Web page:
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New mRNA treatment may cure peanut allergies

Words by Tess Becker

If the idea of peanuts in a salad scares you and Reese’s cups give you an anxious fit, you may be in luck thanks to a new mRNA treatment that hopes to wipe out peanut allergies. 

Peanut and tree nut allergies affect around 3 million people in the US and are very often life-threatening. There has been a lot of research into countering or preventing the allergy but other than something that helps with anaphylactic shock there has been little success.

Now, a major breakthrough might be around the corner, with scientists from the University of California, Los Angeles.

The treatment comes in the form of medicine packaged up in tiny nanoparticles that not only reversed peanut allergies in mice but equipped the body with the microbiological tools needed to stop the often-life-threatening condition from developing.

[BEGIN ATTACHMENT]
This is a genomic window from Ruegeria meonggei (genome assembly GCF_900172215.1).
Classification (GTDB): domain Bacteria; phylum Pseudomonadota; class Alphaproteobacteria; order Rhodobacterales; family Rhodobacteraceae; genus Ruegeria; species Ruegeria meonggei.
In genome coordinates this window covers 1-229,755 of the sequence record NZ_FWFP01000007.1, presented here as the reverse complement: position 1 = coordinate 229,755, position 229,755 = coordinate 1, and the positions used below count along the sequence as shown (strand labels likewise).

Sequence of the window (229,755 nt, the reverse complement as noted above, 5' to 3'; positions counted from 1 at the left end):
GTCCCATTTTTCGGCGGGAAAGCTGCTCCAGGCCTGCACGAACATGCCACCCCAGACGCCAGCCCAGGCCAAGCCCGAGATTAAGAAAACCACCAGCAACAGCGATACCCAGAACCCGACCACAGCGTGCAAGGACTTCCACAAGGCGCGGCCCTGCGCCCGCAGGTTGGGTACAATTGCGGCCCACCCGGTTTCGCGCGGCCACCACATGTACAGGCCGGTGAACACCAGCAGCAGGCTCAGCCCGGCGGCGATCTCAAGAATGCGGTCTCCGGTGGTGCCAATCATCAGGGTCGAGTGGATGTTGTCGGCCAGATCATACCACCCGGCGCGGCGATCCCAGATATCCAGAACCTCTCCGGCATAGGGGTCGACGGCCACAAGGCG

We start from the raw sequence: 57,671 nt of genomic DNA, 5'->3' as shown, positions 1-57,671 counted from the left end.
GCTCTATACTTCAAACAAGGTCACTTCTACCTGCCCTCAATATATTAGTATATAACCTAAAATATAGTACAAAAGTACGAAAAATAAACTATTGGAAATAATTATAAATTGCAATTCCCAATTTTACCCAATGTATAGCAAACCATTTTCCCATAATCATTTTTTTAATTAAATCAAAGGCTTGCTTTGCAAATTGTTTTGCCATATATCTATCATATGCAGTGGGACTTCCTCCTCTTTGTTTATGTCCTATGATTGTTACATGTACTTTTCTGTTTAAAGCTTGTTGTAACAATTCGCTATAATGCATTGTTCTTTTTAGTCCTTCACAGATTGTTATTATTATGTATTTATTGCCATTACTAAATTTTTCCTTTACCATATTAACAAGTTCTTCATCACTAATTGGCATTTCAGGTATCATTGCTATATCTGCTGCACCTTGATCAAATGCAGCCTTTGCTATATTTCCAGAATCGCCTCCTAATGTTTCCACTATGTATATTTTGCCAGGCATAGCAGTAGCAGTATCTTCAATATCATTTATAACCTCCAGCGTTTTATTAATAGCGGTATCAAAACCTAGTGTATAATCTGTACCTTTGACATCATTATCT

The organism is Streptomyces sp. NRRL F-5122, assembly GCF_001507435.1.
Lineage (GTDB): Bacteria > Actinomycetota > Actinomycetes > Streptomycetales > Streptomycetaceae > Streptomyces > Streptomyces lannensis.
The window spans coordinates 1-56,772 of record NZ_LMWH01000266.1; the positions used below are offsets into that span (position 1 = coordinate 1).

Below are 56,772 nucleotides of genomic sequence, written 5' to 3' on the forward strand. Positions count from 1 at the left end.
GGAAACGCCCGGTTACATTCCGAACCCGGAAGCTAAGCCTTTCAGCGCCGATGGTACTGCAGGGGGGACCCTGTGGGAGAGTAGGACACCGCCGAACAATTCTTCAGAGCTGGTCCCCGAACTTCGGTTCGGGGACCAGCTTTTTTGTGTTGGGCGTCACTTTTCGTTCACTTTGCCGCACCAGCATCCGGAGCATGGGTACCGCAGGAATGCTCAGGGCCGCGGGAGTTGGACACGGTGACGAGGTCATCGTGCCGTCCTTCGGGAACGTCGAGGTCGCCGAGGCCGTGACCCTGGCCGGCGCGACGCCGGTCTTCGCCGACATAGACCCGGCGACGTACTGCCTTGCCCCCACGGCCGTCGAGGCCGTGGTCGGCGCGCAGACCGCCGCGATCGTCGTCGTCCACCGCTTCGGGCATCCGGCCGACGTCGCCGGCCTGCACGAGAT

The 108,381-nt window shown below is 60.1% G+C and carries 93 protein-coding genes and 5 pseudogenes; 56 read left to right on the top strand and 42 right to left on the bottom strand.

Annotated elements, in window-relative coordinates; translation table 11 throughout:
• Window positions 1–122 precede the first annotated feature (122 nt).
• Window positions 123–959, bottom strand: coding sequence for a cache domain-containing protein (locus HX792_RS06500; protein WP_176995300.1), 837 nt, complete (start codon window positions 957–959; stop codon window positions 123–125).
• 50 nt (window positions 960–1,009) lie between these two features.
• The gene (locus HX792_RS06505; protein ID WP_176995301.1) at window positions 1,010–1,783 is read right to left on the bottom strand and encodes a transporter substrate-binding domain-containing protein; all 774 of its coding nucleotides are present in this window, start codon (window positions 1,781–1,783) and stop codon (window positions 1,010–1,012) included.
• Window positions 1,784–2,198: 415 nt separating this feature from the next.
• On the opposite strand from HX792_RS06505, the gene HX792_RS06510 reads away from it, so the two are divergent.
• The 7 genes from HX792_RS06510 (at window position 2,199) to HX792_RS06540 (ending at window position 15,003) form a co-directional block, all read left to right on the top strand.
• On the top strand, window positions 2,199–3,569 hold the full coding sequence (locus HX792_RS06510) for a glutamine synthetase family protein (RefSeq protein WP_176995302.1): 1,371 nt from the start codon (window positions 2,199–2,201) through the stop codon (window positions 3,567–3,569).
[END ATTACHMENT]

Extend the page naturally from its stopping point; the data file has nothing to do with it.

“As far as we can find, mRNA has never been used for an allergic disease,” said study co-author Dr. André Nel, a professor at UCLA. “We’ve shown that our platform can work to calm peanut allergies, and we believe it may be able to do the same for other allergens, in food and drugs, as well as autoimmune conditions.”

This process takes cues from how we developed a vaccine for COVID-19, using many of the processes like delivering the nanoparticles to the liver so the body has more defense from with foreign substances, and it is home to antigen-presenting cells, which helps train the immune system to tolerate foreign proteins, rather than attack them.

Following the study, the researchers believe the treatment will go through clinical trials over the next three years. They also believe that it might be able to be coded to help with other allergies, and potentially even type 1 diabetes.

This article aligns with the UN SDG Partners of the Goals.

This article aligns with the following UN SDGs

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